“I liked everything about this CD. First of all, the repertoire. Its not all stereo–typical latin–American music. There is a nice, wide variety, with good differences in style, approach and sound. Anne Louise and Edward work very well together, with good ensemble playing, and fine feel for the rhythms and colors of latin America, as well as the expression. The recording is full and rich, capturing the two pianos nicely, especially the rich bass registers. Five out of five stars”
—Rick Phillips, on the CBC Radio Program "Sound Advice"

“The artistry and ability of this young husband–and–wife team were evident from the first sounds to the last in this delightful recital.”
—Rockford Register Star

“Sonority at its finest”
—Seaway News

“The piano duet team of Edward and Anne Louise–Turgeon dashed exuberantly through Mendelssohn’s “Allegro Brillant” and seemed to enjoy it as much as the audience did”.
—New York Post

“Marvelously executed by the Duo Turgeon, it (“Two Pianos”, by Timothy Sullivan) incorporates shimmering minimalism but with ever changing moods. At times the music floats in a dreamy suspension, at others it is jazzy and dance–like”.
—Wholenote Magazine

"Who says there are no great piano duos in North America" Vronsky and Babin, as well as Nemenoff and Luboschutz have their successors with four or five world– class piano duos, among which include Anne Louise and Edward Turgeon. Though this Canadian couple formed a duo in 1988, they continued to do solo appearances throughout the 1990’s, prior to opting, definitively we would like to hope, for this august formation, so delicate in every sense of the word. It demands, in addition, a good amount of discipline as well as professionalism, not usually the result of accidental encounters. Fragile also, since rare are the duos that endure for the life of a career, even with husband–and–wife duos. Intimacy and complicity are constantly meeting with confrontation and argument. When this mixture of fire and water attains an equilibrium in a constructive manner, we see a true artistic entity around a new instrument emanating from a common womb — the two pianos.

Obviously it is on this path that the Turgeon duo blossoms. Despite a Herculean program, well balanced with its alternating grand repertoire and contemporary music, this Canadian duo has demonstrated solid technique, a sense of nuances and contrasts and, even more importantly, an architecturally constructed approach. Their “Scaramouche” was a little jewel played with exquisite humor, appropriate theatricality, and in the last movement, a samba rhythm which few duos can render in such a free and dancing fashion.

While their styles are distinct, the works of Alexina Louie and John Corigliano shared a sound world reminiscent of Messiaen and Debussy. Impressionistic sonorities clearly illustrated this relation. In “Afterimages”, the songs of birds and bells appeared to swirl in the evening air. A reflection on the interval of a fifth preceded a quote from Chopin’s “Fantaisie Impromptu, Opus 66”. In “Chiaroscuro”, the ear must accustom itself to responses between pianos tuned a quarter–tone apart. Highly virtuoso in its series of scales, arpeggios and chords, this piece takes on the appearance of a game of musical chairs when one pianist gets up to join the other for a section of four—hand playing on one piano. After a full execution of the melody (in tune), blended with a Bach chorale, the other pianist leaves the common bench to commandeer the detuned piano.The piece de resistance of the recital was Johannes Brahms’ “Fourth Symphony in E minor, Op. 98”, in a composer arrangement discovered by the Stenzl piano duo in 1997. Anne and Edward Turgeon accomplished a true tour–de–force by giving much creative force during all four movements. Even though some sections are slightly different when compared with the orchestral version, a convincing interpretation quickly dispelled any desire to pursue a game of comparison.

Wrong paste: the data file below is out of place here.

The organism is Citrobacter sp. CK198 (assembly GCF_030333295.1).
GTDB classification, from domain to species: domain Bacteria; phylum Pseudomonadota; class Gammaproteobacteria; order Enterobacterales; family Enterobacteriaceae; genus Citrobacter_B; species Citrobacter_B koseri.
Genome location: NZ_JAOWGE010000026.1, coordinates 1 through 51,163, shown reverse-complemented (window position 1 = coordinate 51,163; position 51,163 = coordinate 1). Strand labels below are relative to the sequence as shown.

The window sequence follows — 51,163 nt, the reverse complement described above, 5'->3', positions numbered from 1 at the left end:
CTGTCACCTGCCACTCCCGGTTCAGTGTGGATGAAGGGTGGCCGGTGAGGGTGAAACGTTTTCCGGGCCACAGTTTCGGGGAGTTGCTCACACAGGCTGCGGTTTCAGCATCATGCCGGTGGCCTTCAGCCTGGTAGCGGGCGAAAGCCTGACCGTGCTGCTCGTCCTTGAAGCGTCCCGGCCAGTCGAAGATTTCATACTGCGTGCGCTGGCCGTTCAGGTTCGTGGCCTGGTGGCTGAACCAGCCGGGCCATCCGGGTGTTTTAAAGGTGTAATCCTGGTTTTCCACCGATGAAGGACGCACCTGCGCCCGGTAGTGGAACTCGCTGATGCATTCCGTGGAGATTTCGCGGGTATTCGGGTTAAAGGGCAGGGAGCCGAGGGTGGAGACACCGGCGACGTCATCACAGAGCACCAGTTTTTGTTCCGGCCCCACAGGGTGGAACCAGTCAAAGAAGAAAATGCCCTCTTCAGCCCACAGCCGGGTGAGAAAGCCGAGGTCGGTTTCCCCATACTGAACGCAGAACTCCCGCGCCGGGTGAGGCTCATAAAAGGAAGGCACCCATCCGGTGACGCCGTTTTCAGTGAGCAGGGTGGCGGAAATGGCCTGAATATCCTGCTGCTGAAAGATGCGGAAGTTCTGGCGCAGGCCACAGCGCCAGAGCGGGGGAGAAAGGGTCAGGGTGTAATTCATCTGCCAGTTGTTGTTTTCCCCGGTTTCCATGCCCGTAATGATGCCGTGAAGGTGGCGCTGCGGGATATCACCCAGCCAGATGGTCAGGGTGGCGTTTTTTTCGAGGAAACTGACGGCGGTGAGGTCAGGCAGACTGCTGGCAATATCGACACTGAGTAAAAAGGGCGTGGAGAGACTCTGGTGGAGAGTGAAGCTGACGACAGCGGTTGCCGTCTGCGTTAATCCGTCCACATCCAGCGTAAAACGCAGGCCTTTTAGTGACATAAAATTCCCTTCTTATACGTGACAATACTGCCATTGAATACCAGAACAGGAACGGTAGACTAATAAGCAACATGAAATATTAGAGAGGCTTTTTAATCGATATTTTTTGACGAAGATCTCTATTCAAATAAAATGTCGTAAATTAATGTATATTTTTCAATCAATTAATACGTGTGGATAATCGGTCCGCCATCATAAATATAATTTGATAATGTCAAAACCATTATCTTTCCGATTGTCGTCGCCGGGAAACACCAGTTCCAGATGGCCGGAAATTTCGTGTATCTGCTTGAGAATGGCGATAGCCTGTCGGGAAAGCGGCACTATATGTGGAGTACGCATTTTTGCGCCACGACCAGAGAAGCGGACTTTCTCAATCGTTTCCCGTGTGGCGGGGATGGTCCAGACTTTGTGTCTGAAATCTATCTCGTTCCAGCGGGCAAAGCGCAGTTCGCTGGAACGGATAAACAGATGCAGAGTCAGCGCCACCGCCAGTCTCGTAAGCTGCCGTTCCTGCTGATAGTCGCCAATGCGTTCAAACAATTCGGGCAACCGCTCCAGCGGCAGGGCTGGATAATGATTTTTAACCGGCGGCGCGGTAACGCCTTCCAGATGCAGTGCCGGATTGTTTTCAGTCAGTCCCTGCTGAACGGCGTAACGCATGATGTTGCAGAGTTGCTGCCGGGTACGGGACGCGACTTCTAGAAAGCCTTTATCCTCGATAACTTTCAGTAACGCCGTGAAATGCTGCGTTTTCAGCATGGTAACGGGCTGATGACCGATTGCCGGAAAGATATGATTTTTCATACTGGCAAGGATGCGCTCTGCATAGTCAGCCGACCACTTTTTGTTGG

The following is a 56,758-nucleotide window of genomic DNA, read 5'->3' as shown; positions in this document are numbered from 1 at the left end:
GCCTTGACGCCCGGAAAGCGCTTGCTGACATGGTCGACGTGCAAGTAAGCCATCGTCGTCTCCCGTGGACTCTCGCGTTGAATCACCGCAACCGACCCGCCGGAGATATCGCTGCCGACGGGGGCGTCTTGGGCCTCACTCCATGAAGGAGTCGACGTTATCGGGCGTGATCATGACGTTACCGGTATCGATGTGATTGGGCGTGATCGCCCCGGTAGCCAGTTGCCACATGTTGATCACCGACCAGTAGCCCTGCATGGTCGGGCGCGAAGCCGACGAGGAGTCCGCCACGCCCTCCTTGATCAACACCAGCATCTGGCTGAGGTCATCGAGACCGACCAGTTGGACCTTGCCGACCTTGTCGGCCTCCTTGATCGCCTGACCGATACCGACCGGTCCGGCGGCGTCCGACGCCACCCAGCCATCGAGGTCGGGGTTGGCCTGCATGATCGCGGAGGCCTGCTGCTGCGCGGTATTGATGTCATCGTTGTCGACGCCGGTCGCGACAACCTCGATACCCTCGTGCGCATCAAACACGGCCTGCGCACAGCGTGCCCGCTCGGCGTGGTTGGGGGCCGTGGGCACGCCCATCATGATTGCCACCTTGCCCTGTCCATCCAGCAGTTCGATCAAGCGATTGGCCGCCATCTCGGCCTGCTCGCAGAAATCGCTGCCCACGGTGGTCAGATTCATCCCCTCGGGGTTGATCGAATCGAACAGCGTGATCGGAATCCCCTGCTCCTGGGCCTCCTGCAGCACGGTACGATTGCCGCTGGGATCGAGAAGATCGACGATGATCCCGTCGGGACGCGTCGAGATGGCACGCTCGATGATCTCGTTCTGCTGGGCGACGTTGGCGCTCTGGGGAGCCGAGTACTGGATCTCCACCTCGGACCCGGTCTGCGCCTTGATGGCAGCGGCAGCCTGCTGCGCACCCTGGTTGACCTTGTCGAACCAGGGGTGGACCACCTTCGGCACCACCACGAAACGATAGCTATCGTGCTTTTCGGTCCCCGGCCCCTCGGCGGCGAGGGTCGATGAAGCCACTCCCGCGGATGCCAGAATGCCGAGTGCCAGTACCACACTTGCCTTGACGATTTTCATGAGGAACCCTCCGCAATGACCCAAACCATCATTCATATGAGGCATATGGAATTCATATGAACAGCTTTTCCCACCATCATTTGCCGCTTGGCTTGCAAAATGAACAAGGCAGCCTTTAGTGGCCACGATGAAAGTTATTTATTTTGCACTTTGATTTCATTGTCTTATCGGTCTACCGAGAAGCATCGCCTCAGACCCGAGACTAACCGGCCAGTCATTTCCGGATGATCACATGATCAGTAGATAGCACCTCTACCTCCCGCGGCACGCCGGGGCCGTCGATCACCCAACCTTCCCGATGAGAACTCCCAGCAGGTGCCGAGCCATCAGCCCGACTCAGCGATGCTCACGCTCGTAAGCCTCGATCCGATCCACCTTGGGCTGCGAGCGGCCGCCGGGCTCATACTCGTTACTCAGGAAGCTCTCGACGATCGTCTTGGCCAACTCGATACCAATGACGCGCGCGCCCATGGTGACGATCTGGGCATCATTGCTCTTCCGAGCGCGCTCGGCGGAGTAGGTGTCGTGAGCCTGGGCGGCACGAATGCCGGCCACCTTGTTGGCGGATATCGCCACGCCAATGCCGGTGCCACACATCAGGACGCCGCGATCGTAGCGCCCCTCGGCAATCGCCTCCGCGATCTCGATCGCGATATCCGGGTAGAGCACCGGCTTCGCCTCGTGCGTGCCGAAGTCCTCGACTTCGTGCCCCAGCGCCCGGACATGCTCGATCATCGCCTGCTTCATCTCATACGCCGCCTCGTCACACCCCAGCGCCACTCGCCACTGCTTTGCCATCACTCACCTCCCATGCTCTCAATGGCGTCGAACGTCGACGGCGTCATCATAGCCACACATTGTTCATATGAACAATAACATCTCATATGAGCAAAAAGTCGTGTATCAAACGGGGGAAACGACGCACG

The Turgeons have found their own vision, while maintaining a wealth of quasi–orchestral tones. As with the “Sonata for two pianos, Op. 34”, it appears that Brahms has succeeded with this combination, avoiding the trap of overly thick textures. The Duo Turgeon has thus demonstrated that far from being a bit of drawing room fancy, the two piano version unearths a composition of wonderful clarity, never compromising in matters of harmonic richness and dramatic substance.”
—Article title: “Duo Turgeon — on the Path of the Greats”, by Stephane Villemin, in La Scena Musicale.

“Subtle tugs on the invisible elastic that connects this duo created a seductive dance that left me panting. Tightly cohesive, their dramatic interpretations evoked duels, cooperation, negotiations, and perhaps even threats. This battle of equals stood apart from nearly all the other ensembles" (in reference to various ensembles performing in the 2010 San Francisco International Chamber Music Festival)”
—San Francisco Classical Voice